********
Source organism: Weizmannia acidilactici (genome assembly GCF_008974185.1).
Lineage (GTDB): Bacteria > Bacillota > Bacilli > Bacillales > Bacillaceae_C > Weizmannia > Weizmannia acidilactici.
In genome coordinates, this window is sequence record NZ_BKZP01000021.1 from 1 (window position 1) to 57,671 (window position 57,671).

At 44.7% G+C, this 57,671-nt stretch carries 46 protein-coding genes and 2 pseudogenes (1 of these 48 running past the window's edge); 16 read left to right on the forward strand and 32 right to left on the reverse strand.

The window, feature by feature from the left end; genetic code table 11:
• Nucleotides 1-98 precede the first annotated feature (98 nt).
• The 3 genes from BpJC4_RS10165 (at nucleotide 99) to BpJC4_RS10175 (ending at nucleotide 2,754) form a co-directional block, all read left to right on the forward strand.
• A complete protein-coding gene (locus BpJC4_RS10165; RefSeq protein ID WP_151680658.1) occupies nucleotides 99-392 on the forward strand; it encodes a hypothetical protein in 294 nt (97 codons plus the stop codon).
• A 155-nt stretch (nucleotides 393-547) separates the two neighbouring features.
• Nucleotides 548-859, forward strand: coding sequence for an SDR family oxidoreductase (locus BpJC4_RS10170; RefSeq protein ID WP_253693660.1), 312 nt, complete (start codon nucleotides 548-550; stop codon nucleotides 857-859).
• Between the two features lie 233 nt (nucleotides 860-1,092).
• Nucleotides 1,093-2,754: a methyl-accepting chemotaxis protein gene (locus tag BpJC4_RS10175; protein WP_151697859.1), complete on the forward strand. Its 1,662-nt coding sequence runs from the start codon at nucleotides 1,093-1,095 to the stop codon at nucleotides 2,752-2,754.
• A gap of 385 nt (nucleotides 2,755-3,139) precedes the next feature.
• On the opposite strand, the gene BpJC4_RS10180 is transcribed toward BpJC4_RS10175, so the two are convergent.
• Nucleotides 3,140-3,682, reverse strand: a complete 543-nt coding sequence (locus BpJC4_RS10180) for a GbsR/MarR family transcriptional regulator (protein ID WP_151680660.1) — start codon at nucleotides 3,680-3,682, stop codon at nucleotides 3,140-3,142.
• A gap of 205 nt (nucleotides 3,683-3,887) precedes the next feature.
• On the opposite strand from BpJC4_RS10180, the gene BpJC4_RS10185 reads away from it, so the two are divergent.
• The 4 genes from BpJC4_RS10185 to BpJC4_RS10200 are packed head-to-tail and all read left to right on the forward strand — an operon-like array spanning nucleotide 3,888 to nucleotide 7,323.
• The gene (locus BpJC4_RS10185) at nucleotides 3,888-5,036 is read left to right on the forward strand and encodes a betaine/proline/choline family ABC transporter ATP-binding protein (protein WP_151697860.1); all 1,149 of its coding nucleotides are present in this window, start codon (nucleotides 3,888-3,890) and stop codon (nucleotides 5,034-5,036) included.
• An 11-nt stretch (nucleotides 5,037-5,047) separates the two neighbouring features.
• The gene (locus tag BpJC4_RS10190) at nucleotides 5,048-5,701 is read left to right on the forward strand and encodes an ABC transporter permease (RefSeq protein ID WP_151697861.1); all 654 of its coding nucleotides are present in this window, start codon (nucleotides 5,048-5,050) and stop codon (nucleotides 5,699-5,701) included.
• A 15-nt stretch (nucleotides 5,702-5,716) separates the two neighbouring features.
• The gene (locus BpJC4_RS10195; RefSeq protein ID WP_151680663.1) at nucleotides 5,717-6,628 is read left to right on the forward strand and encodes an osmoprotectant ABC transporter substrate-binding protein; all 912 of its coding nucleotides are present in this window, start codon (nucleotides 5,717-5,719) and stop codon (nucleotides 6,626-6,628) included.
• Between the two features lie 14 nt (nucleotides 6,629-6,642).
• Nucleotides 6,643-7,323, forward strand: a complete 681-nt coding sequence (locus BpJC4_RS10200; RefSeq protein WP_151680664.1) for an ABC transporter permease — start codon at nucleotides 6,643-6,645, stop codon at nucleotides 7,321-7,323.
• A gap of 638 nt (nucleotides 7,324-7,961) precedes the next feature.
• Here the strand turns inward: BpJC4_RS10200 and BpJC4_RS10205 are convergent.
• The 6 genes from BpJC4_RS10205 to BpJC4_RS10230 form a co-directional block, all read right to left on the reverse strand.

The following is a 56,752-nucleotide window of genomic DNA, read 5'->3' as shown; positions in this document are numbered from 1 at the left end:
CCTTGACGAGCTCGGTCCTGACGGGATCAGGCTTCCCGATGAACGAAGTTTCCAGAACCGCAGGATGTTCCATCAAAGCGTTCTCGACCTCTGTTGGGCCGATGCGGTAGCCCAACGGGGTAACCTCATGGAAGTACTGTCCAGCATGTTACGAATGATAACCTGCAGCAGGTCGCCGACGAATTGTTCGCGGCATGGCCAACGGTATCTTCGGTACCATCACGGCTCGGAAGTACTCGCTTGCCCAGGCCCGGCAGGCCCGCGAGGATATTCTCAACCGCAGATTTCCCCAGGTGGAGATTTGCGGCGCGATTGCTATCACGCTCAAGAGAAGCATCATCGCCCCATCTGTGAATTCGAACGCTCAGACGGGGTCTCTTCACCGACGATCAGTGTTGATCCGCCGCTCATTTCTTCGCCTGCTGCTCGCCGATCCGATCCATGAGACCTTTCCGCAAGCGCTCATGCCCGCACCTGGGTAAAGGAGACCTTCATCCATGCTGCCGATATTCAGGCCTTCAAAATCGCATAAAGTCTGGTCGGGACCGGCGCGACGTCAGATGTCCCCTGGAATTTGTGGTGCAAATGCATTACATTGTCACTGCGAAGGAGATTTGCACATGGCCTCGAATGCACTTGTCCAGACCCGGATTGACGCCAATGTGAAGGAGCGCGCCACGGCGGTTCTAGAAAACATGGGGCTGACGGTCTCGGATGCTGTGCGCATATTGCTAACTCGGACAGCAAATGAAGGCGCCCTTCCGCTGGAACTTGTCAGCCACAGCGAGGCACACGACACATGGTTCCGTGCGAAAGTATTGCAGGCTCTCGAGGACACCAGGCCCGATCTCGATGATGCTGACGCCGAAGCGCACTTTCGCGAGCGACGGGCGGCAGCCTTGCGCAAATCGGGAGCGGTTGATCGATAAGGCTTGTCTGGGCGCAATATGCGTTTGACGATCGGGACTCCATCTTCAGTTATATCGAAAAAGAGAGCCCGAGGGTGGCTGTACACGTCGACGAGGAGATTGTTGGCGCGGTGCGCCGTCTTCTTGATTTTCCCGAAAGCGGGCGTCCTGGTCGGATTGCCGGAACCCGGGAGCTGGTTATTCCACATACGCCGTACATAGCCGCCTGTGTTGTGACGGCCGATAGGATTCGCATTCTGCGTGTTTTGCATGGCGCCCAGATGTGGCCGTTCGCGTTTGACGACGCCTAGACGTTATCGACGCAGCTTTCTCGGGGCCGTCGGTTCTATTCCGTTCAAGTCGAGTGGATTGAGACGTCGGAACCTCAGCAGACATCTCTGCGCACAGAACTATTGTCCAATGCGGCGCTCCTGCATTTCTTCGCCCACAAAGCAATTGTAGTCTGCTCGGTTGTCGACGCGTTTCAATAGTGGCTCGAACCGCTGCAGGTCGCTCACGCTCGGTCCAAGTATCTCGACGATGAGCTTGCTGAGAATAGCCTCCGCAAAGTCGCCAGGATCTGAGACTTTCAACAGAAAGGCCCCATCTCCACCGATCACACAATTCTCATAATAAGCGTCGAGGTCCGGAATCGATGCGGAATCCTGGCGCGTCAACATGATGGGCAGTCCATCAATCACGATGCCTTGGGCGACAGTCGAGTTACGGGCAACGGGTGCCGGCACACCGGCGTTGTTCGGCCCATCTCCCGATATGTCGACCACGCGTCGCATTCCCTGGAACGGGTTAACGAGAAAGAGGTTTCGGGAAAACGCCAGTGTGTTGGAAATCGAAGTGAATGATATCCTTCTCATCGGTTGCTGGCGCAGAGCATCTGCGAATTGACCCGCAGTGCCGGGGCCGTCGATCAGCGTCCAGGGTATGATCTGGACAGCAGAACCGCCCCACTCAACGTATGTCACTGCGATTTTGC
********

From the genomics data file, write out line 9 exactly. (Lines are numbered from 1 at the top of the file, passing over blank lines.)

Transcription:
• A 155-nt stretch (nucleotides 393-547) separates the two neighbouring features.